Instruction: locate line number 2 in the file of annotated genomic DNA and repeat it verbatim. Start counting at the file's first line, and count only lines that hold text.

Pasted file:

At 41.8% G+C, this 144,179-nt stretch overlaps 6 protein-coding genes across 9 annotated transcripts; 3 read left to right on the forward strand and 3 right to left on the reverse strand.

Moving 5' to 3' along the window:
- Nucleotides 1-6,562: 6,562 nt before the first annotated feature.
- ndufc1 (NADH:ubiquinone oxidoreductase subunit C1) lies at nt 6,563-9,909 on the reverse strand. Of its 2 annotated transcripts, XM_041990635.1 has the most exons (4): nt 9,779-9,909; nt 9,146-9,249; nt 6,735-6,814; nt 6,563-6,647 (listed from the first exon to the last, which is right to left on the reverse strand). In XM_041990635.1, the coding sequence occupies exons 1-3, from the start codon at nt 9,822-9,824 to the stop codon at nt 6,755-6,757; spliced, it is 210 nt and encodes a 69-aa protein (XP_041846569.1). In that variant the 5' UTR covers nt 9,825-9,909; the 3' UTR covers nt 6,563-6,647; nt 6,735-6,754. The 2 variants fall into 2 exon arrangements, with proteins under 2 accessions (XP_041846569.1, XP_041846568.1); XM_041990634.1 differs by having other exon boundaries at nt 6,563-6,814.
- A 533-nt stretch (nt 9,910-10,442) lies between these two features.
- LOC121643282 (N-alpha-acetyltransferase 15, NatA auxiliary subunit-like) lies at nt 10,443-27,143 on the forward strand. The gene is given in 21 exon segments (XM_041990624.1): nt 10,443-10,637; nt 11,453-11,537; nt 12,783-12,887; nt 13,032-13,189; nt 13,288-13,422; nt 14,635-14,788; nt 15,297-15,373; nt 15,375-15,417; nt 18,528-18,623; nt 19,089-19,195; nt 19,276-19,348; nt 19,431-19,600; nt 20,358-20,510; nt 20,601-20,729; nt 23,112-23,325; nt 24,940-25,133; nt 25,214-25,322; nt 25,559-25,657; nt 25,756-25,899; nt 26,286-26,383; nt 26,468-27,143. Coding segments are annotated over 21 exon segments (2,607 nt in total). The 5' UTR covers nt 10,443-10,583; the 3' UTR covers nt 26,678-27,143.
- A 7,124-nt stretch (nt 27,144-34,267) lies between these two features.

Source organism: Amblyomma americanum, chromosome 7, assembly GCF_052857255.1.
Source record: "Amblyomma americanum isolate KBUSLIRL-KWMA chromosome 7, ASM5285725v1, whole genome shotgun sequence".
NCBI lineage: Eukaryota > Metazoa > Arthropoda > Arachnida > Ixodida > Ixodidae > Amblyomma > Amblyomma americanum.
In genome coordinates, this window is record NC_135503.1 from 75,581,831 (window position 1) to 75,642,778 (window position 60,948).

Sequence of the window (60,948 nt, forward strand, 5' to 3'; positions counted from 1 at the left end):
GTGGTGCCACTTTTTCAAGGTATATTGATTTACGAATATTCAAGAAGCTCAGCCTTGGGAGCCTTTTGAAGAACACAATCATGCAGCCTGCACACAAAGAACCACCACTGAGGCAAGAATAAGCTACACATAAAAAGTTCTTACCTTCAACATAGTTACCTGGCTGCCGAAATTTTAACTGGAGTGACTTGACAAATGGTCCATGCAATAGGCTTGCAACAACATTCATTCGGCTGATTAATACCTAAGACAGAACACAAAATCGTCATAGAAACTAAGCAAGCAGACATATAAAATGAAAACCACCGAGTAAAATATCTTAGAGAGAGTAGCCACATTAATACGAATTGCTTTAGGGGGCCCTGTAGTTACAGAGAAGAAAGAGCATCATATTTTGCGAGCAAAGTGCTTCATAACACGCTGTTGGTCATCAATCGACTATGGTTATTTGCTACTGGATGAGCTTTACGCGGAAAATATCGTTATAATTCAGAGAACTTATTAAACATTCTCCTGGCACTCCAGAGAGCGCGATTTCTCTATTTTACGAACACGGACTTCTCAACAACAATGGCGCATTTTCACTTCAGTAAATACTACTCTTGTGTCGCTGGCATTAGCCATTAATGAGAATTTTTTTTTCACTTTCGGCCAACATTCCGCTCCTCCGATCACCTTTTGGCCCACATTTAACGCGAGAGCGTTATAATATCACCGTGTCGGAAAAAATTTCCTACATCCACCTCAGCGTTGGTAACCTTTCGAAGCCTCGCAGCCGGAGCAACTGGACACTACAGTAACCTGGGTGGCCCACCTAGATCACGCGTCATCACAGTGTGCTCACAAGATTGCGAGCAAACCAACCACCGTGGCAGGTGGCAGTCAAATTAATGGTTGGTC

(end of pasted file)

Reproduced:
Moving 5' to 3' along the window: